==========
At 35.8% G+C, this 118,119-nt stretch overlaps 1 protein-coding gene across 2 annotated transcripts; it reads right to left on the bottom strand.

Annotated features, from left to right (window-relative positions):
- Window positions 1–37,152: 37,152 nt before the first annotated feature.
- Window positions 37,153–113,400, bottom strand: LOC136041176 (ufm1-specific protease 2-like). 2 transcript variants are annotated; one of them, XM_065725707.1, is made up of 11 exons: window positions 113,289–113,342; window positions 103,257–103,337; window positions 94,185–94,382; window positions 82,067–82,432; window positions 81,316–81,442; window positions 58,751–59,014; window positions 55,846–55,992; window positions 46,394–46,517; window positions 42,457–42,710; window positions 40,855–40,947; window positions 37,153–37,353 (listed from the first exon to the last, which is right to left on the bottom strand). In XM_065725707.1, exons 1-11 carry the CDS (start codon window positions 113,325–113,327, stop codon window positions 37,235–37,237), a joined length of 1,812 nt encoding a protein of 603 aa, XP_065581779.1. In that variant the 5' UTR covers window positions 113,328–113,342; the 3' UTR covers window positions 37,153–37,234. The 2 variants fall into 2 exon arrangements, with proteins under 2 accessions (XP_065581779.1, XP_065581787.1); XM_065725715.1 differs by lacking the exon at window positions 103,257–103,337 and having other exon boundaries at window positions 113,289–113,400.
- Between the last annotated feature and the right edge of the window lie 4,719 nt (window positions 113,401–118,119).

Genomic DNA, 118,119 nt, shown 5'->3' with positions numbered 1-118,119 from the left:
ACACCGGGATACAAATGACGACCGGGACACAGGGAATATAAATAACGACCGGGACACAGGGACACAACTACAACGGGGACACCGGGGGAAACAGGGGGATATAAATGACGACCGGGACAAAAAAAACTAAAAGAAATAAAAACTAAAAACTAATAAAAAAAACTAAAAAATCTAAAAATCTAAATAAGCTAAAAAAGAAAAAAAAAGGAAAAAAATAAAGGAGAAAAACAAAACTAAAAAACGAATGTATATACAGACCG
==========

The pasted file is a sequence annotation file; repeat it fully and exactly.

At 35.8% G+C, this 118,119-nt stretch overlaps 1 protein-coding gene across 2 annotated transcripts; it reads right to left on the bottom strand.

Annotated features, from left to right (window-relative positions):
- Window positions 1–37,152: 37,152 nt before the first annotated feature.
- Window positions 37,153–113,400, bottom strand: LOC136041176 (ufm1-specific protease 2-like). 2 transcript variants are annotated; one of them, XM_065725707.1, is made up of 11 exons: window positions 113,289–113,342; window positions 103,257–103,337; window positions 94,185–94,382; window positions 82,067–82,432; window positions 81,316–81,442; window positions 58,751–59,014; window positions 55,846–55,992; window positions 46,394–46,517; window positions 42,457–42,710; window positions 40,855–40,947; window positions 37,153–37,353 (listed from the first exon to the last, which is right to left on the bottom strand). In XM_065725707.1, exons 1-11 carry the CDS (start codon window positions 113,325–113,327, stop codon window positions 37,235–37,237), a joined length of 1,812 nt encoding a protein of 603 aa, XP_065581779.1. In that variant the 5' UTR covers window positions 113,328–113,342; the 3' UTR covers window positions 37,153–37,234. The 2 variants fall into 2 exon arrangements, with proteins under 2 accessions (XP_065581779.1, XP_065581787.1); XM_065725715.1 differs by lacking the exon at window positions 103,257–103,337 and having other exon boundaries at window positions 113,289–113,400.
- Between the last annotated feature and the right edge of the window lie 4,719 nt (window positions 113,401–118,119).

Genomic DNA, 118,119 nt, shown 5'->3' with positions numbered 1-118,119 from the left:
ACACCGGGATACAAATGACGACCGGGACACAGGGAATATAAATAACGACCGGGACACAGGGACACAACTACAACGGGGACACCGGGGGAAACAGGGGGATATAAATGACGACCGGGACAAAAAAAACTAAAAGAAATAAAAACTAAAAACTAATAAAAAAAACTAAAAAATCTAAAAATCTAAATAAGCTAAAAAAGAAAAAAAAAGGAAAAAAATAAAGGAGAAAAACAAAACTAAAAAACGAATGTATATACAGACCG